Vancomycin-bearing Synthetic Bone Graft Delivers rhBMP-2 and Promotes Healing of Critical Rat Femoral Segmental Defects

Jordan D. Skelly ME, Jeffrey Lange MD, Tera M. Filion PhD, Xinning Li MD, David C. Ayers MD, Jie Song PhD

Bone grafts simultaneously delivering therapeutic proteins and antibiotics may be valuable in orthopaedic trauma care. Previously, we developed a poly(2-hydroxyethyl methacrylate)-nanocrystalline hydroxyapatite (pHEMA-nHA) synthetic bone graft that, when preabsorbed with 400-ng rhBMP-2/7, facilitated the functional repair of critical-size rat femoral defects. Recently, we showed that pHEMA-nHA effectively retains/releases vancomycin and rhBMP-2 in vitro. The success of such a strategy requires that the incorporation of vancomycin does not compromise the structural integrity of the graft nor its ability to promote bone healing.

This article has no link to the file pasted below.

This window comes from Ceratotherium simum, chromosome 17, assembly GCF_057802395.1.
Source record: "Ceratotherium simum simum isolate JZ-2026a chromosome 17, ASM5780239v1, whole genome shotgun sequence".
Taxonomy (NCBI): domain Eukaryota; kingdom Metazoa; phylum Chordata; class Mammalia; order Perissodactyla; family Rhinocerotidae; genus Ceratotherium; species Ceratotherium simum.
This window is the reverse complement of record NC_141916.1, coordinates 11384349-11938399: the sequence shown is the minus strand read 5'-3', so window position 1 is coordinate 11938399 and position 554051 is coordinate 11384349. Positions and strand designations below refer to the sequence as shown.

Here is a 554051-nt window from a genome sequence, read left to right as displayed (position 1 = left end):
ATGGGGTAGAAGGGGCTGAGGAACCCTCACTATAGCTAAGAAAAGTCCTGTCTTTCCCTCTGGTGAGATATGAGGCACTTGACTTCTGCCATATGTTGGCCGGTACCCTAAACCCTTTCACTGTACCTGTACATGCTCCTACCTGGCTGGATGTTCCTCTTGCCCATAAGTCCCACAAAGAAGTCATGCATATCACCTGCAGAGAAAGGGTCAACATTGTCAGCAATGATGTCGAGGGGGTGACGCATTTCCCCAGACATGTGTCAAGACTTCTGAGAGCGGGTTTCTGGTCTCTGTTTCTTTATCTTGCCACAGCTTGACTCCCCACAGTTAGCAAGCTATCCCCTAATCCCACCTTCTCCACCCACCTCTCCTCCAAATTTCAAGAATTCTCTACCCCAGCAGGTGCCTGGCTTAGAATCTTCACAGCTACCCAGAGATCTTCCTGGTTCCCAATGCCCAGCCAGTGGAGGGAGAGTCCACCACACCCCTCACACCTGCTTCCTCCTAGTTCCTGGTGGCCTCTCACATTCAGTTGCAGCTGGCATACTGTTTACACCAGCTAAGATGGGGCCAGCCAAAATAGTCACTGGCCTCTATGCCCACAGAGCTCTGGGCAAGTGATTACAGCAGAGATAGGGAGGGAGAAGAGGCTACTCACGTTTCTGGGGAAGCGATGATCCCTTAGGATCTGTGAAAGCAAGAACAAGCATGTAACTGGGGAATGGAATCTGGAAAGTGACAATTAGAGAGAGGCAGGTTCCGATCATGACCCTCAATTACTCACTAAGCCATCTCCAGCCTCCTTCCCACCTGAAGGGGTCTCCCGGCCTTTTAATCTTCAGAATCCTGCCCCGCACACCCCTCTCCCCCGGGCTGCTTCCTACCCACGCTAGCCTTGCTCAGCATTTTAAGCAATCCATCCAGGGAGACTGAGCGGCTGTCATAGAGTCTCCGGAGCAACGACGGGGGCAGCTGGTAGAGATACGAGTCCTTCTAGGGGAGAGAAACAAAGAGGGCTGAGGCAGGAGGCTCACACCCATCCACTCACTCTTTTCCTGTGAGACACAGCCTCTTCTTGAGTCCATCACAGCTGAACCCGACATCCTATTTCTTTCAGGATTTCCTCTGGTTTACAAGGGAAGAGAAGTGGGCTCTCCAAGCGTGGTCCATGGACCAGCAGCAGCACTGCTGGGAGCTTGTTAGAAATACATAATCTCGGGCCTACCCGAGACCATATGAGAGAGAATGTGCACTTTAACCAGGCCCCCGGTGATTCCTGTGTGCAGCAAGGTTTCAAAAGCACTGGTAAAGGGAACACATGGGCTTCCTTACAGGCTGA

Fractures in Geriatric Mice Show Decreased Callus Expansion and Bone Volume

Luke A. Lopas MD, Nicole S. Belkin MD, Patricia L. Mutyaba BS, Chancellor F. Gray MD, Kurt D. Hankenson DVM, MS, PhD, Jaimo Ahn MD, PhD

Poor fracture healing in geriatric populations is a significant source of morbidity, mortality, and cost to individuals and society; however, a fundamental biologic understanding of age-dependent healing remains elusive. The development of an aged-based fracture model system would allow for a mechanistic understanding that could guide future biologic treatments.

Do Genetic Susceptibility, Toll-like Receptors, and Pathogen-associated Molecular Patterns Modulate the Effects of Wear?

Edward M. Greenfield PhD

Overwhelming evidence supports the concept that wear particles are the primary initiator of aseptic loosening of orthopaedic implants. It is likely, however, that other factors modulate the biologic response to wear particles. This review focuses on three potential other factors: genetic susceptibility, Toll-like receptors (TLRs), and bacterial pathogen-associated molecular patterns (PAMPs).

A Novel System Improves Preservation of Osteochondral Allografts